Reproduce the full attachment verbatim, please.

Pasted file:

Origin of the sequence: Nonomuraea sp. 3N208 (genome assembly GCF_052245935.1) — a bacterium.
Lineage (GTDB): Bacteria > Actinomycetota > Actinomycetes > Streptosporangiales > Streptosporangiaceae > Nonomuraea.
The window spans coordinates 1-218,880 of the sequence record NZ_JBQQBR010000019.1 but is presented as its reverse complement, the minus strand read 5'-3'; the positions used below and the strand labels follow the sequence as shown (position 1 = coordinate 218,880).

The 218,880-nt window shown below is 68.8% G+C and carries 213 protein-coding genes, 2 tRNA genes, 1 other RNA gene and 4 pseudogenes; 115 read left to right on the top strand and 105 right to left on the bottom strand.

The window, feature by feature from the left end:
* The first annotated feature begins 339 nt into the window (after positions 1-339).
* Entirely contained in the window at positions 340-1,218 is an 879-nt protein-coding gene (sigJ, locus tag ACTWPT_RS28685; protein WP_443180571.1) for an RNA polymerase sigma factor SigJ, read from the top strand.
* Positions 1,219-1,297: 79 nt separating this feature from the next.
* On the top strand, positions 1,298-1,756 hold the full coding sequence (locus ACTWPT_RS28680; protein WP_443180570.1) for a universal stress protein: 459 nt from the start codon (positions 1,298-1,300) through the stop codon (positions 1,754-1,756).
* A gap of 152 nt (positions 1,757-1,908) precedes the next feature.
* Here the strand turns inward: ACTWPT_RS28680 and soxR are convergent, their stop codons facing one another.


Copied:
Origin of the sequence: Nonomuraea sp. 3N208 (genome assembly GCF_052245935.1) — a bacterium.
Lineage (GTDB): Bacteria > Actinomycetota > Actinomycetes > Streptosporangiales > Streptosporangiaceae > Nonomuraea.
The window spans coordinates 1-218,880 of the sequence record NZ_JBQQBR010000019.1 but is presented as its reverse complement, the minus strand read 5'-3'; the positions used below and the strand labels follow the sequence as shown (position 1 = coordinate 218,880).

The 218,880-nt window shown below is 68.8% G+C and carries 213 protein-coding genes, 2 tRNA genes, 1 other RNA gene and 4 pseudogenes; 115 read left to right on the top strand and 105 right to left on the bottom strand.

The window, feature by feature from the left end:
* The first annotated feature begins 339 nt into the window (after positions 1-339).
* Entirely contained in the window at positions 340-1,218 is an 879-nt protein-coding gene (sigJ, locus tag ACTWPT_RS28685; protein WP_443180571.1) for an RNA polymerase sigma factor SigJ, read from the top strand.
* Positions 1,219-1,297: 79 nt separating this feature from the next.
* On the top strand, positions 1,298-1,756 hold the full coding sequence (locus ACTWPT_RS28680; protein WP_443180570.1) for a universal stress protein: 459 nt from the start codon (positions 1,298-1,300) through the stop codon (positions 1,754-1,756).
* A gap of 152 nt (positions 1,757-1,908) precedes the next feature.
* Here the strand turns inward: ACTWPT_RS28680 and soxR are convergent, their stop codons facing one another.